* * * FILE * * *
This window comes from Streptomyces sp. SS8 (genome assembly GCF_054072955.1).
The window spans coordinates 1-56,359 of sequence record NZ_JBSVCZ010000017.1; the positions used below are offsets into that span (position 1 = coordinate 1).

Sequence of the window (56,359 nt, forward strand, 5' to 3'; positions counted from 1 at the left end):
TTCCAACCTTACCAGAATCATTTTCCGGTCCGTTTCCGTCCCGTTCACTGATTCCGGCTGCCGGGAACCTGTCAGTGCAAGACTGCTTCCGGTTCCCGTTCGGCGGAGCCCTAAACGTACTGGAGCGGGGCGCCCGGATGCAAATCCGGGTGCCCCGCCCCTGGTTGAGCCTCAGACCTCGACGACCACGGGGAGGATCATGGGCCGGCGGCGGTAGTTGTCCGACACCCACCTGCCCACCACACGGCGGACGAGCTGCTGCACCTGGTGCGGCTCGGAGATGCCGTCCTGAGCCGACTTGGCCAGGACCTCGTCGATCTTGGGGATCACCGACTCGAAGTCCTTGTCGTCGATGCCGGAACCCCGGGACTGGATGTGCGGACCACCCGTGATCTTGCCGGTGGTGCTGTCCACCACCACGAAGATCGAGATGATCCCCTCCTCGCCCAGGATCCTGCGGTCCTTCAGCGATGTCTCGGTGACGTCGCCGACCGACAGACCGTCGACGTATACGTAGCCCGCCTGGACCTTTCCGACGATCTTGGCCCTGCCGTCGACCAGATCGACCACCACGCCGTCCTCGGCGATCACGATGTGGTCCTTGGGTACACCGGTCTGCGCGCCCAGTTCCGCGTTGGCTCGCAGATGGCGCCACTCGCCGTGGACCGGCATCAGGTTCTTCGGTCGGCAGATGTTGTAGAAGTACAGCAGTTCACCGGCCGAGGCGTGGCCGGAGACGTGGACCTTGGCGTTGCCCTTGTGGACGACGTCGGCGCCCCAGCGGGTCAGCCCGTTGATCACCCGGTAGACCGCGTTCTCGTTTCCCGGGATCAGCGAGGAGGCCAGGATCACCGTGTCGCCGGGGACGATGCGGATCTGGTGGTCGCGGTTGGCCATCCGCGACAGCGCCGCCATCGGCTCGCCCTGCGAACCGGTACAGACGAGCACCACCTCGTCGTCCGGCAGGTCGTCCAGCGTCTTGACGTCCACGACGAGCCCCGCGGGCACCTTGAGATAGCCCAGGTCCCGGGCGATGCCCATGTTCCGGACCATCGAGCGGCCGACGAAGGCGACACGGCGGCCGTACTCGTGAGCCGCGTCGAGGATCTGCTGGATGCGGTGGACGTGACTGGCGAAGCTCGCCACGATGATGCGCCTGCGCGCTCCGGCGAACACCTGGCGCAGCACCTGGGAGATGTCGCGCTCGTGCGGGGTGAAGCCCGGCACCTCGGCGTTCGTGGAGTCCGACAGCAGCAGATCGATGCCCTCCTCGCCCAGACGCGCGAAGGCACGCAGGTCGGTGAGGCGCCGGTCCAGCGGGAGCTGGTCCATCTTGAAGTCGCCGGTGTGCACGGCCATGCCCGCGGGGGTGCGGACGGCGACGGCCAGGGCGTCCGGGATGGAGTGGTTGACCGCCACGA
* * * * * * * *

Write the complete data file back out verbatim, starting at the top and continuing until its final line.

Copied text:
This window comes from Streptomyces sp. SS8 (genome assembly GCF_054072955.1).
The window spans coordinates 1-56,359 of sequence record NZ_JBSVCZ010000017.1; the positions used below are offsets into that span (position 1 = coordinate 1).

Sequence of the window (56,359 nt, forward strand, 5' to 3'; positions counted from 1 at the left end):
TTCCAACCTTACCAGAATCATTTTCCGGTCCGTTTCCGTCCCGTTCACTGATTCCGGCTGCCGGGAACCTGTCAGTGCAAGACTGCTTCCGGTTCCCGTTCGGCGGAGCCCTAAACGTACTGGAGCGGGGCGCCCGGATGCAAATCCGGGTGCCCCGCCCCTGGTTGAGCCTCAGACCTCGACGACCACGGGGAGGATCATGGGCCGGCGGCGGTAGTTGTCCGACACCCACCTGCCCACCACACGGCGGACGAGCTGCTGCACCTGGTGCGGCTCGGAGATGCCGTCCTGAGCCGACTTGGCCAGGACCTCGTCGATCTTGGGGATCACCGACTCGAAGTCCTTGTCGTCGATGCCGGAACCCCGGGACTGGATGTGCGGACCACCCGTGATCTTGCCGGTGGTGCTGTCCACCACCACGAAGATCGAGATGATCCCCTCCTCGCCCAGGATCCTGCGGTCCTTCAGCGATGTCTCGGTGACGTCGCCGACCGACAGACCGTCGACGTATACGTAGCCCGCCTGGACCTTTCCGACGATCTTGGCCCTGCCGTCGACCAGATCGACCACCACGCCGTCCTCGGCGATCACGATGTGGTCCTTGGGTACACCGGTCTGCGCGCCCAGTTCCGCGTTGGCTCGCAGATGGCGCCACTCGCCGTGGACCGGCATCAGGTTCTTCGGTCGGCAGATGTTGTAGAAGTACAGCAGTTCACCGGCCGAGGCGTGGCCGGAGACGTGGACCTTGGCGTTGCCCTTGTGGACGACGTCGGCGCCCCAGCGGGTCAGCCCGTTGATCACCCGGTAGACCGCGTTCTCGTTTCCCGGGATCAGCGAGGAGGCCAGGATCACCGTGTCGCCGGGGACGATGCGGATCTGGTGGTCGCGGTTGGCCATCCGCGACAGCGCCGCCATCGGCTCGCCCTGCGAACCGGTACAGACGAGCACCACCTCGTCGTCCGGCAGGTCGTCCAGCGTCTTGACGTCCACGACGAGCCCCGCGGGCACCTTGAGATAGCCCAGGTCCCGGGCGATGCCCATGTTCCGGACCATCGAGCGGCCGACGAAGGCGACACGGCGGCCGTACTCGTGAGCCGCGTCGAGGATCTGCTGGATGCGGTGGACGTGACTGGCGAAGCTCGCCACGATGATGCGCCTGCGCGCTCCGGCGAACACCTGGCGCAGCACCTGGGAGATGTCGCGCTCGTGCGGGGTGAAGCCCGGCACCTCGGCGTTCGTGGAGTCCGACAGCAGCAGATCGATGCCCTCCTCGCCCAGACGCGCGAAGGCACGCAGGTCGGTGAGGCGCCGGTCCAGCGGGAGCTGGTCCATCTTGAAGTCGCCGGTGTGCACGGCCATGCCCGCGGGGGTGCGGACGGCGACGGCCAGGGCGTCCGGGATGGAGTGGTTGACCGCCACGA